ness gave the most signal proof of his
princely loyalty. In August of that year
His Highness wrote the following most
remarkable and patriotic letter to the
Viceroy of India ; —

"Hyderabad, August 26.
"My Friend, — No inhabitant can be in-
different to the persistent advance of another
great military power towards India; to the
necessity that exists for putting the frontier
in a proper state of defence ; and to the burden
it imposes on those charged with its safety
and the care of the Empire. All who have the
welfare of India at heart are bound to consider
what should be done, and to show they are
heartily in sympathy with those who are en-
deavouring to place the frontier in a proper
state of defence, so as to ward off all danger
from our hearths and homes. The Princes of
India have not been blind to the movement of
events. We realize the financial responsibility
the present state of affairs imposes on the
Indian Exchequer. It seems to me that the
time has arrived for showing in some open
manner that India is united on this question,
and for that reason I write now to sponta-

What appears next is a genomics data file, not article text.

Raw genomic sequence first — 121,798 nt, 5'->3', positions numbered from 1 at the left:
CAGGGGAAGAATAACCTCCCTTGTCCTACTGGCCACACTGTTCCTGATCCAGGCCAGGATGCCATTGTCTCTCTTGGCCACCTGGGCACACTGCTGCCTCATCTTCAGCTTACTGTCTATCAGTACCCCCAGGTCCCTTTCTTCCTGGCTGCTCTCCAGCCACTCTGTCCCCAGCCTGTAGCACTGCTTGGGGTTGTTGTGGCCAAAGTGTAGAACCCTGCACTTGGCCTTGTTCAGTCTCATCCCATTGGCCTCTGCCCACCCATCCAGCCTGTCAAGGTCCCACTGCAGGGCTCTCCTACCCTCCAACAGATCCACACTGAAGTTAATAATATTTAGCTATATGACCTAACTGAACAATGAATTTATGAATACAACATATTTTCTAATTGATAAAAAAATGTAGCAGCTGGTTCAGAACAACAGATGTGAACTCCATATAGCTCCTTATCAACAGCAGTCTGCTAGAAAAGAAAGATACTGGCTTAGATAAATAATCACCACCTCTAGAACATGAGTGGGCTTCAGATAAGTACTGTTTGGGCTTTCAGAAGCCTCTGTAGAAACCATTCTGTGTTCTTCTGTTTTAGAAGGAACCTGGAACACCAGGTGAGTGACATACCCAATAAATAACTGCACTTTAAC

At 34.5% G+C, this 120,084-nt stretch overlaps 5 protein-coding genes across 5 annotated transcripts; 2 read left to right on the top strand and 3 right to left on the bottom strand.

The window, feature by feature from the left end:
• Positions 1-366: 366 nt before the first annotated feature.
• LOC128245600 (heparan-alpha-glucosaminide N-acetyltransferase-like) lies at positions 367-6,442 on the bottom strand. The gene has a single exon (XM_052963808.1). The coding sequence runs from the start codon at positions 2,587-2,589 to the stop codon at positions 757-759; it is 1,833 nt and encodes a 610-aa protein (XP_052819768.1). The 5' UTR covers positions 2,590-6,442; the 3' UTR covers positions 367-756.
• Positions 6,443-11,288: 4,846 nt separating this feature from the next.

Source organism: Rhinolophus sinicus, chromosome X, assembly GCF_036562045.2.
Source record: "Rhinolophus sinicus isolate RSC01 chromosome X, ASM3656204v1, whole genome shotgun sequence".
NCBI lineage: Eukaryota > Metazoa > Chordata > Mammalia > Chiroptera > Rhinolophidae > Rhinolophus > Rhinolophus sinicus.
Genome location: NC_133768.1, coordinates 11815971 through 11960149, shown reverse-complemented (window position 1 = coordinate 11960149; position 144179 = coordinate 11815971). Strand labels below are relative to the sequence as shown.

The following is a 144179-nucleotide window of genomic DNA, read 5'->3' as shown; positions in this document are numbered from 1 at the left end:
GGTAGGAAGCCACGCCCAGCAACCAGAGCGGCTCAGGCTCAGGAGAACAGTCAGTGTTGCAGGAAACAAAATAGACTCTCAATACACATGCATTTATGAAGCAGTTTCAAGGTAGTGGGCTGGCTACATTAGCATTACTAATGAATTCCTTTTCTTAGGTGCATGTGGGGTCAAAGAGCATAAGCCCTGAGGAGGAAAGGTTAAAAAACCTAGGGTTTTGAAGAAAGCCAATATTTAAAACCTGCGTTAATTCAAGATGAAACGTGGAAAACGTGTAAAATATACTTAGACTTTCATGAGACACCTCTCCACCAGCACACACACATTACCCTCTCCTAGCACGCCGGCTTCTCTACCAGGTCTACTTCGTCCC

neously offer to the Imperial Government a
contribution from the Hyderabad State of
twenty lakhs annually for three years, for the
exclusive purpose of Indian frontier defence.
This is my offer in time of peace. At ft later



stage you can count upon my sword.~Your
sincere friend,

" Mir Mahbub Ali Khan."

The effect of this letter on public
opinion throughout the world was very
great. Her Most Gracious Majesty the
Queen Empress was pleased to express
her warm appreciation of the loyal
action of His Highness in the following
letter, by His Excellency the Viceroy's
hand : —

" Simla, October 7.

" My Friend, — I have received from Colonel
Marshall your letter of the 26th of August, and
send this reply by his hands. It is difficult
for me to express in fitting terms my sense of
the ready loyalty and goodwill which have
prompted your Highness to come forward at
this time with so generous an offer, emanating
as it does from the head of one of the largest
and most important States in India. It is
indeed a striking proof of the friendly feelings
entertained towards Her Majesty and the
British Government by the Princes of the
Empire; and I had the greatest satisfaction
in acquainting the Queen Empress with the
contents of your Highness's kharita. There is
no doubt that the advance of a great military
power towards the borders of India has imposed
on the Government the obligation of taking
those precautions for the defence of our frontier
which are adopted by all nations on becoming
conterminous with each other, no matter how
friendly their existing relations. This duty
undoubtedly has considerably added, and will